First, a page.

|Short-Term Energy Outlook
September 12, 2017
Significant disruptions in the U.S. energy market have occurred in recent weeks as a result of Hurricane Harvey. At the time of publication, continuing uncertainty exists regarding the timeline for the return to normal operations for a broad range of upstream production, refining, pipeline, and terminal and distribution infrastructure. The severity and duration of these outages create additional uncertainty about the path of energy prices in the coming weeks and months. Although this short-term energy outlook attempts to incorporate a baseline scenario for energy production, flows, and prices, actual outcomes could deviate significantly from this forecast. This month’s forecast does not include any projected effects from Hurricane Irma. At the time of publication, it was too early to have meaningful information on the extent to which Hurricane Irma will cause disruptions to the U.S. energy system.
U.S. crude oil production is estimated to have averaged 9.2 million barrels per day in August, down about 40,000 barrels per day from the July average. Crude oil production in the Gulf of Mexico fell to a monthly average of 1.6 million barrels per day in August, down by 70,000 barrels per day from the July level. At the time of publication, many oil production platforms in the Gulf of Mexico had returned to operation. The Energy Information Administration forecasts total U.S. crude oil production to average 9.3 million barrels per day for all of 2017 and 9.8 million barrels per day in 2018, which would mark the highest annual average production in U.S. history, surpassing the previous record of 9.6 million barrels per day set in 1970.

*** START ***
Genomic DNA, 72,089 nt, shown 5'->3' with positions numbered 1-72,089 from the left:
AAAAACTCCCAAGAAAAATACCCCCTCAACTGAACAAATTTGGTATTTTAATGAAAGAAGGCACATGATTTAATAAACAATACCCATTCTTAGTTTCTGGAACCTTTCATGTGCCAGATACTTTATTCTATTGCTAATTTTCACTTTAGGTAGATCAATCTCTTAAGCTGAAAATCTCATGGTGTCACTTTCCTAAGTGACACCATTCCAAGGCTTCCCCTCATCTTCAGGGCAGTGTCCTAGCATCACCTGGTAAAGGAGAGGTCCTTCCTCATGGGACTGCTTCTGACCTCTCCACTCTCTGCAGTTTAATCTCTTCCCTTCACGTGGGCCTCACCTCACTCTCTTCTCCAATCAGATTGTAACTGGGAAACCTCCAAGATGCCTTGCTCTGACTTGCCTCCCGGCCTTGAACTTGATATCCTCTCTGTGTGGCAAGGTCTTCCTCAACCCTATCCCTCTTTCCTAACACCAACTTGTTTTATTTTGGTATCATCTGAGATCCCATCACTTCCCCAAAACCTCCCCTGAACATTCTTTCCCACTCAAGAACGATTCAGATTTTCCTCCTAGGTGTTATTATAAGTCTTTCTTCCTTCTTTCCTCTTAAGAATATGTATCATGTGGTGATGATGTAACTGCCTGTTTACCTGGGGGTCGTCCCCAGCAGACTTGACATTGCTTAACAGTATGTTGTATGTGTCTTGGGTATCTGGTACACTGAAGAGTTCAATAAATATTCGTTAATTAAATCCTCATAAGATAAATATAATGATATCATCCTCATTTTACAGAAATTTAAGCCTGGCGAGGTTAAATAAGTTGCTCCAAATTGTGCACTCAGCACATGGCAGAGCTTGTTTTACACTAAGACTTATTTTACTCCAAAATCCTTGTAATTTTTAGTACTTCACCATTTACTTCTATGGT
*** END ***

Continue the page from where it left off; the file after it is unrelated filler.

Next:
North Sea Brent crude oil spot prices averaged $52 per barrel in August, $4 per barrel higher than July.
The North Sea Brent crude oil spot price is forecast to average $51 per barrel in 2017 and $52 per barrel in 2018. The West Texas Intermediate crude oil spot price is expected to average $2 less per barrel than Brent prices in both 2017 and 2018.
Gasoline and Diesel Prices
U.S. regular gasoline retail prices reached $2.69 per gallon on September 11, 2017, up 29 cents per gallon from August 28 and the highest weekly average since August 2015. EIA forecasts the average U.S. regular gasoline retail price to be $2.61 per gallon in September and then fall to $2.40 per gallon in October, which are 25 cents per gallon and 10 cents per gallon higher, respectively, than projected in August. EIA forecasts the regular gasoline retail price to fall to $2.23 per gallon in December.
The Energy Information Administration expects on-highway diesel fuel retail prices, which has averaged $2.61 per gallon so far in 2017, will average $2.72 per gallon in 2018.
The peak price of $4.10 per gallon for gasoline in Nebraska was reached on July 15, 2008.
The peak price of $4.77 per gallon for diesel in Nebraska was reached on July 17, 2008.
Because taxes and retail distribution costs are generally stable, movements in gasoline and diesel prices are driven primarily by changes in crude oil prices and wholesale margins. Crude oil prices that differ from the forecast would be reflected in the price of motor fuels. Each dollar per barrel of sustained change in crude oil prices relative to the forecast translates into approximately a 2.4 cent-per-gallon change in product prices.